Tuesday, September 24, 2013

Rancid @ The Granada Theater, Lawrence, KS

The world will never be doomed if Tim Armstrong is making music. Let it be written, let it be known. 

I have this dream that one day I will see Rancid in concert and they will play their album, " . . . And Out Come the Wolves" start to finish. This dream is incredibly selfish of me, they have other great albums with other great songs. That particular album, in all its punk rock with a side of ska glory, was released in 1995, and to this day it still remains to me an album that matters. 

 I remember the first time that I wanted to go to a punk rock show I (for real) wrote my parents an essay about why I should go. It was several pages.  I had to borrow the family car, and I was going alone, and they weren't sure about all this music and concert business, I mean they had heard stories. I wanted to plea my case.  I honestly wished I kept that essay, not only because it worked, but I would love to be reminded of how and why music mattered to me as a scrappy kid and how that relationship has evolved or stayed the same from then to now. I was thinking earlier today, what is it about the punk rock? Why do I love it, gravity towards it and in the case of bands like Rancid, why do I still cling on to bands and songs almost 20 years later? It all boils down to the same reasons why I love folk music, because folk music is punk rock and punk rock is folk music. Both genres are raw, unpretentious, simple yet revolutionary, speaking to the common man, telling his/her common stories, but also shaking them from societal mediocrity.  It's all about breaking and shattering the idea that your story will only matter when you are successful, when you become that "after" picture. No. The lesson that I have most gleamed from the punk rock community is that my story, and your story and everyone else's story is important, period. Every single chapter of the story is worth its own anthem and/or ballad, the bad ones, the good ones, the hit rock bottom ones, and of course, that one chapter when you finally decided to get back up and fight and work for your story to continue. Yeah, that chapter totally deserves a sing along chorus and guitar solo.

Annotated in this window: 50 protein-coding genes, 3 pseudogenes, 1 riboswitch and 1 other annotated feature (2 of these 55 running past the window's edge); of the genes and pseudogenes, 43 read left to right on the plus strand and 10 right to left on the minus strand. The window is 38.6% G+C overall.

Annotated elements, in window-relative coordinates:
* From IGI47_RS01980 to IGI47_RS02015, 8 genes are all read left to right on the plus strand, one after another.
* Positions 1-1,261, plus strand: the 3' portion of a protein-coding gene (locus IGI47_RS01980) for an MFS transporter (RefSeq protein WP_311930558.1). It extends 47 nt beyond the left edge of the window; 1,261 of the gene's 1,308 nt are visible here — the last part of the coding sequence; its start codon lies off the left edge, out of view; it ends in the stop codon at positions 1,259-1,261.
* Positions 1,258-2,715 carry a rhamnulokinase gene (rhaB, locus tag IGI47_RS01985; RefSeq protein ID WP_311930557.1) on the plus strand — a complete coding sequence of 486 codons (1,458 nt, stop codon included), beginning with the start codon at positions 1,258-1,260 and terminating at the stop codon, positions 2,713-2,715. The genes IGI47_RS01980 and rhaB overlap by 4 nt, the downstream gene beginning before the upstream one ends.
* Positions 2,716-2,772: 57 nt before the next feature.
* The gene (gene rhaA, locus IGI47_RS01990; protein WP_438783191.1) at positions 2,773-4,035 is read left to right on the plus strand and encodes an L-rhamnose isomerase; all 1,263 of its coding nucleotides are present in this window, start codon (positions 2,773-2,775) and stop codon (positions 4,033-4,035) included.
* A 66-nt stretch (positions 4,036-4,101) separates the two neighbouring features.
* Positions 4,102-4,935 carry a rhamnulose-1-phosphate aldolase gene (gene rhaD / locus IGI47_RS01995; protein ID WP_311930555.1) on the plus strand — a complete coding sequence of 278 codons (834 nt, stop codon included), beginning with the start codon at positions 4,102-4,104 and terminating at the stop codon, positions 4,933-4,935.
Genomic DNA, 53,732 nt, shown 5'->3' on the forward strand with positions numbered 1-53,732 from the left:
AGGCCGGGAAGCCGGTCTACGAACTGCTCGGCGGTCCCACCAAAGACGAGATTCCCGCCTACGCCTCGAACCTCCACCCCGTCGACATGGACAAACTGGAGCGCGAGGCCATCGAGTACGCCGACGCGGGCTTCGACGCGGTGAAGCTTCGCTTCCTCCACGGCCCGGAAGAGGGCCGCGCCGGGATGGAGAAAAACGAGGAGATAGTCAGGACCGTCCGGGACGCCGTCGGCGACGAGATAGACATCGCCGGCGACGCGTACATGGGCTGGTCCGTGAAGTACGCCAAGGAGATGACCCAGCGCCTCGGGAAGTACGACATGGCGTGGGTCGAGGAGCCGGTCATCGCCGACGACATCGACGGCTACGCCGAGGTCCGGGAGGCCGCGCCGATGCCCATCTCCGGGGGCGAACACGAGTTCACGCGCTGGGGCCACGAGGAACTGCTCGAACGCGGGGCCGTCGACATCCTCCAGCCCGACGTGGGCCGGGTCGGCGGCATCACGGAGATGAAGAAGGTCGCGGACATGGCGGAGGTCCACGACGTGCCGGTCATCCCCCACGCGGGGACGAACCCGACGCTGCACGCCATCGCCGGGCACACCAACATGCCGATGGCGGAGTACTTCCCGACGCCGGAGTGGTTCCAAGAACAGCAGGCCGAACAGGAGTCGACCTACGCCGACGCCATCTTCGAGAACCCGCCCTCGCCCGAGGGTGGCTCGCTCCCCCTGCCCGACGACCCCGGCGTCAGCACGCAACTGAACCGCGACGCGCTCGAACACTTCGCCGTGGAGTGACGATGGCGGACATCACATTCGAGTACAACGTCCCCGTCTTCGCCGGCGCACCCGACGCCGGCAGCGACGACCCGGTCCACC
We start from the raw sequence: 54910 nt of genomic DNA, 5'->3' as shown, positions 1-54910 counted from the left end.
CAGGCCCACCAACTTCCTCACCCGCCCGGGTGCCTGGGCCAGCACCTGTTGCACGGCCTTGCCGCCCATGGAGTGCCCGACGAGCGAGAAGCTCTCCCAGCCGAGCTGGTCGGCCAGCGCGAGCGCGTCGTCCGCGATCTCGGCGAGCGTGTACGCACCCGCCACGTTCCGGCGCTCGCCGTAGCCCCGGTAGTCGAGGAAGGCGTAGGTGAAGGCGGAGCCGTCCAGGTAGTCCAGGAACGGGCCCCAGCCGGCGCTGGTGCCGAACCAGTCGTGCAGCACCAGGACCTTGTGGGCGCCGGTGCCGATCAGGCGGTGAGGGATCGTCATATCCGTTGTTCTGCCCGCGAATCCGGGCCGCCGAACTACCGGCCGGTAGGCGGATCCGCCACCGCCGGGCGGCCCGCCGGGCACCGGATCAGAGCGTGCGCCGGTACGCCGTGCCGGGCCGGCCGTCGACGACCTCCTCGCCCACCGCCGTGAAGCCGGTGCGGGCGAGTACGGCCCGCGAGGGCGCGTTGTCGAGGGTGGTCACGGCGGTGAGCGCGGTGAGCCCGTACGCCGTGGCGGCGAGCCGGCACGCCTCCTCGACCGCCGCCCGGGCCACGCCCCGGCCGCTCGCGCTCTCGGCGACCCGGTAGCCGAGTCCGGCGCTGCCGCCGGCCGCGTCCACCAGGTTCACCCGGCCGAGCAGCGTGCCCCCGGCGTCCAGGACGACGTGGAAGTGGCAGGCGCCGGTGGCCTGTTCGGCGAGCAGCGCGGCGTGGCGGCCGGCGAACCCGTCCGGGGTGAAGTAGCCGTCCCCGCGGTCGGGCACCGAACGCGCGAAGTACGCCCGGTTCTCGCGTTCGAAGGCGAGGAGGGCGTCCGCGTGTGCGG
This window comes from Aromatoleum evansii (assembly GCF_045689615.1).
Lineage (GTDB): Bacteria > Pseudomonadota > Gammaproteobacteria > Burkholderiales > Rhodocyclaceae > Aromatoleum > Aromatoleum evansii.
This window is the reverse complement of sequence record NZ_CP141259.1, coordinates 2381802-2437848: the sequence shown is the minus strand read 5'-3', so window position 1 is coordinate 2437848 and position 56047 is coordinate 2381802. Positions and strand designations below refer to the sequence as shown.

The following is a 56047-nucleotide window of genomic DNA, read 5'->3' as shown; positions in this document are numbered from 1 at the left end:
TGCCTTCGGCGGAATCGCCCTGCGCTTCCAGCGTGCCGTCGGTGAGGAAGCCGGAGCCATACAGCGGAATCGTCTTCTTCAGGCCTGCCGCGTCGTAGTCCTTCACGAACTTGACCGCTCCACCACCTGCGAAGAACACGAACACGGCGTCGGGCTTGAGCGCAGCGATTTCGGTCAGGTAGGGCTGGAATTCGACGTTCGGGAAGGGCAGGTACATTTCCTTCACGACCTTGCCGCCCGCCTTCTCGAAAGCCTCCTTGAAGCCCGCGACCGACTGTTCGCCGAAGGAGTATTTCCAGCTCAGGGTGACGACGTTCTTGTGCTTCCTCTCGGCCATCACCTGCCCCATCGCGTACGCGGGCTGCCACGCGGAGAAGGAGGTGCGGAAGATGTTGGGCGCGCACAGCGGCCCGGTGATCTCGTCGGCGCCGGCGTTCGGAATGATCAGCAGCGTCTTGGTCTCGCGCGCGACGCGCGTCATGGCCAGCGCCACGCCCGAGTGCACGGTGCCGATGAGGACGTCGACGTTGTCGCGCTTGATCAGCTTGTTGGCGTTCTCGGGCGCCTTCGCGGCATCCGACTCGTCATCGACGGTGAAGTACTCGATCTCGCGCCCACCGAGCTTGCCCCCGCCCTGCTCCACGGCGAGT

So, seeing Tim Armstrong and the rest of the fellas from Rancid on Saturday night was pretty amazing,  the passion they have stage is ridiculously epic. I want that amount passion and pure ability and endurance to run around on a stage while singing and playing guitars all at the same time, in my life.  And standing there in that packed crowd, I was reminded of that scrappy idealist, hopeful, ready to take on the world, kid that I once was who wrote essays about punk rock. And maybe that kid who is  way older, and a little bit more battle scarred now, but still, as in right this very minute, is still writing those same words:  music matters. 

And, no, my dream of hearing ". . .And Out Come the Wolves" in its entirety wasn't realized, but they did play almost half the album, including "11th Hour" (Do you know where the power lies? It starts and ends with you!!)  which is my favorite from their entire catalog and in which hearing live I almost explode into bits and pieces of joy, not even caring if I ever get put back together.  But hey,  I'll take half a dream any day. 

Setlist for Rancid @The Granada Theater, Lawrence, KS, September 21, 2013

Roots Radical
Journey to the End of the Easy Bay
Maxwell Murder
11th Hour
Last  One to Die
Dead Bodies
Old Friend
I Wanna Riot
Black and Blue
F you
Listed Mia
The Worlds End
East Bay Night
It's Quite Alright
Fall Back Down
St. Mary
Olympia WA
Something In the World Today
Time bomb
Black Derby jacket
Ruby Soho

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